OCTOBER 10, 1941
WASHINGTON, Thursday—Yesterday afternoon Mrs. William Denman brought Mr. Miguel Corvarrubias, the Mexican to see me. His beautiful maps in Pacific House will be remembered by everyone who went to the San Francisco Fair. We had a pleasant talk about Mexico and I was delighted to find that he is as enthusastic about Steinbeck's film, "The Forgotten Village" as I am. He told me that he had helped him in every way and assured me that it was authentic because he had lived among the Indians in their villages himself, and took a great interest in the developments which would eventually lead to the elimination of some of the superstitions and to the improvement of sanitary and agricultural conditions.
Another guest was Mr. Alberto Rondon, a native of the Argentine. He is editing a magazine in Hollywood which is circulated largely in South American countries. And, to emphasize that the world is small, a friend of the late Mr. George Foster Peabody, Mr. Harry Hodgson, from Georgia, dropped in, and at once found a point of contact with Mr. Rondon because his brother had travelled in South America on business and returned with a keen interest in the countries and their people.
I have been sent a little brochure from the Consumers Book Cooperative, which they call Reader's Observer. It is a helpful little publication because it lists books in various fields, and has an article at the beginning, telling one about the trend of interest in reading material, and commenting on books in many fields. I was interested to find that a popular vote which they have taken shows a great interest in religious books, and secondly in books that can be classed as education for democracy. They recommend a book called "The Religions of Democracy" which is sponsored by the National Conference of Christians and Jews. This is a collection of interpretative essays, written by authoritative people on the religions of Judaism, Catholicism and Protestantism. I quote one thought from their article: "It is vital in a democracy for each of us to know what the other believes, for tolerance can only exist through understanding. And in a time of crisis, more than in any other, it is essential to know one's own background as well as possible."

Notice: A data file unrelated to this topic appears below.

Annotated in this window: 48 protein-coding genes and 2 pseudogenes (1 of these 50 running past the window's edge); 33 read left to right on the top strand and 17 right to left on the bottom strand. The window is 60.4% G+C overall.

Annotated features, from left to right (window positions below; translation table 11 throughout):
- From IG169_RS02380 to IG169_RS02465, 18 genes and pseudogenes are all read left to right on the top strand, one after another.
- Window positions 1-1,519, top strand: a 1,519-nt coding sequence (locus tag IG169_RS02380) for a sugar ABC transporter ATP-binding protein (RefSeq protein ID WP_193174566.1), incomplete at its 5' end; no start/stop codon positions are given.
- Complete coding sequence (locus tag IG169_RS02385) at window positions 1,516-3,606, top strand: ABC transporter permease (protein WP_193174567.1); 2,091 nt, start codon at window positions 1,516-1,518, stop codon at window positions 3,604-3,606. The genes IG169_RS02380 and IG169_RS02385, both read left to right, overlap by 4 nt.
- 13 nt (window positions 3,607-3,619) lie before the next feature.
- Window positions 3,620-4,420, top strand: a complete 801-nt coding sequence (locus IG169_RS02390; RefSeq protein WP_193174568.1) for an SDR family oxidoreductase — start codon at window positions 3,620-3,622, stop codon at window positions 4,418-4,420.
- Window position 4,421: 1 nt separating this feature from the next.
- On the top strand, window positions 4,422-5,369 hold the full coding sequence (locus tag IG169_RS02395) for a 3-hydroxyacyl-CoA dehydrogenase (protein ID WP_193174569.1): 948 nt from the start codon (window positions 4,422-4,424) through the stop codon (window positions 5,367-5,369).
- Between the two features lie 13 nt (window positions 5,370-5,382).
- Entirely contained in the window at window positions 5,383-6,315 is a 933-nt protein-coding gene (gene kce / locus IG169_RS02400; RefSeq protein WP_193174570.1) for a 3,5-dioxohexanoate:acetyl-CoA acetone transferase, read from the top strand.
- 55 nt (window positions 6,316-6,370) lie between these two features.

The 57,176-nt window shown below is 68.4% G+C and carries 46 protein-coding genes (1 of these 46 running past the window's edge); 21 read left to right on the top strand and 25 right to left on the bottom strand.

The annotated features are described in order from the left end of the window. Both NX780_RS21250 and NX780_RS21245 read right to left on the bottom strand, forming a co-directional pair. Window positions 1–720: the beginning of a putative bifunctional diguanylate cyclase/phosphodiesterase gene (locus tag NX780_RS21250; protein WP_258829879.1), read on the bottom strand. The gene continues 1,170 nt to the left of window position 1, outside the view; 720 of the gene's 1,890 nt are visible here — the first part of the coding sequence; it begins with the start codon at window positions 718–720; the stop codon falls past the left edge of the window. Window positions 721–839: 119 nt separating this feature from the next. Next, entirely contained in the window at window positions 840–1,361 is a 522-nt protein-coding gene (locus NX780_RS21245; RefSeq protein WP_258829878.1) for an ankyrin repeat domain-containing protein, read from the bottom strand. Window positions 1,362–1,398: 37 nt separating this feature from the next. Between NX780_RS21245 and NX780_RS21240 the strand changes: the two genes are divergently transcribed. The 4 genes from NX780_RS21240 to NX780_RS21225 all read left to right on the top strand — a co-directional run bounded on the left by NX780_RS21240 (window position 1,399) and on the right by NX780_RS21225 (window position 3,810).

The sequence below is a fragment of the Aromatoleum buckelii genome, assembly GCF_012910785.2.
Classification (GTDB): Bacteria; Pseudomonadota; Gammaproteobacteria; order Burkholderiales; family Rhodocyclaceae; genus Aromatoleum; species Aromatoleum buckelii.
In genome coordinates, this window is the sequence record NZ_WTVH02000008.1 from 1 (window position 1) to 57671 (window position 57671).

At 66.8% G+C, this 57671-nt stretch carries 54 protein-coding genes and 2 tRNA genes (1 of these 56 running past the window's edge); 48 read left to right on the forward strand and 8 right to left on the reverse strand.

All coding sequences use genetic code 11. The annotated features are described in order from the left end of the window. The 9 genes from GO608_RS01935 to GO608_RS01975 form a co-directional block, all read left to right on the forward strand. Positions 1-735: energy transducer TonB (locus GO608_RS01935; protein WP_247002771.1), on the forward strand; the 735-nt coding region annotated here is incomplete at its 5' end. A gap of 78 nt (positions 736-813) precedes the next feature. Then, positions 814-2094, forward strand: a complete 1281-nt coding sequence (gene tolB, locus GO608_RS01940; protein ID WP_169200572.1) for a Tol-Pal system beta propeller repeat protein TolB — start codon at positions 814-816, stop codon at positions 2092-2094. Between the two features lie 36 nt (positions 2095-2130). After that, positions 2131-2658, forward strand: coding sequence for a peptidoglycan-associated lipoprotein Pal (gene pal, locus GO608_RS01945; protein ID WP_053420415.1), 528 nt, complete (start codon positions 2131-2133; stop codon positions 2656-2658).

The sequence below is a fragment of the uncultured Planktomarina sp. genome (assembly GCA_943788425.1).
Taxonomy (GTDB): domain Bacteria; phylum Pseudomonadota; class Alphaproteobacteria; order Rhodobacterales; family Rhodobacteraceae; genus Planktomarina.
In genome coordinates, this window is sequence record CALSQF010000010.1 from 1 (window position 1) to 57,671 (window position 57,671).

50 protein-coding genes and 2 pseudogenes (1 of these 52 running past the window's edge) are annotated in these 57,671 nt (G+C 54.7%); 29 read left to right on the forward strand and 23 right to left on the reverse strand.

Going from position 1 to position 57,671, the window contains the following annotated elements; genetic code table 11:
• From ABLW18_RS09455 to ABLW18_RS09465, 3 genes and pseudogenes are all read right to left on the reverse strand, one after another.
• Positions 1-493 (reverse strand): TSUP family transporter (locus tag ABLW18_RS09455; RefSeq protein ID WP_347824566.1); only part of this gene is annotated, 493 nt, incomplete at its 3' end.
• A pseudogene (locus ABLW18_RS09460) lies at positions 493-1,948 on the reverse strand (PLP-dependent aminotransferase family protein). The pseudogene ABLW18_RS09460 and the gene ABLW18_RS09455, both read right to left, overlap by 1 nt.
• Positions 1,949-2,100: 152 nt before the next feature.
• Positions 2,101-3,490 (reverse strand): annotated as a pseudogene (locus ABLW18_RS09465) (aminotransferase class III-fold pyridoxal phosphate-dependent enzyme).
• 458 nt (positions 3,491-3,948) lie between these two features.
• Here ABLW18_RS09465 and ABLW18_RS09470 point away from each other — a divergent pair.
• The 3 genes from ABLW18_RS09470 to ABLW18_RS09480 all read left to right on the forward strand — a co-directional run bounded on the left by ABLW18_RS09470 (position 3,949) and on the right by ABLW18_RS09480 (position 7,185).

The last part of that statement struck me particularly, because I am very apt to be rather superficial in my knowledge of religious subjects. I am afraid that my reading of the Bible and the New Testament has been confined often to sections which I like particularly and not to sections which are particularly concerned with the reasons for my beliefs.
(Copyright, 1941, by United Feature Syndicate, Inc.)
Names Mentioned or Referenced
- Washington (D.C., United States)
About this document
My Day by Eleanor Roosevelt, October 10, 1941
Digital edition created by The Eleanor Roosevelt Papers Project The George Washington University Old Main Building, Suite 406 1951 F Street, NW Washington, DC 20052
- Brick, Christopher (Editor)
- Regenhardt, Christy (Associate Editor)
- Black, Allida M. (Editor)
- Binker, Mary Jo (Associate Editor)
- Alhambra, Christopher C. (Electronic Text Editor)
Digital edition published 2008, 2017 by
The Eleanor Roosevelt Papers Project
Available under licence from the Estate of Anna Eleanor Roosevelt.
Published with permission from the Estate of Anna Eleanor Roosevelt.
MEP edition publlished on 2008-06-30
TEI-P5 edition published on 2017-04-28
Transcription created from a photocopy of a UFS wire copy of a My Day column instance
archived at the Franklin D. Roosevelt Library.
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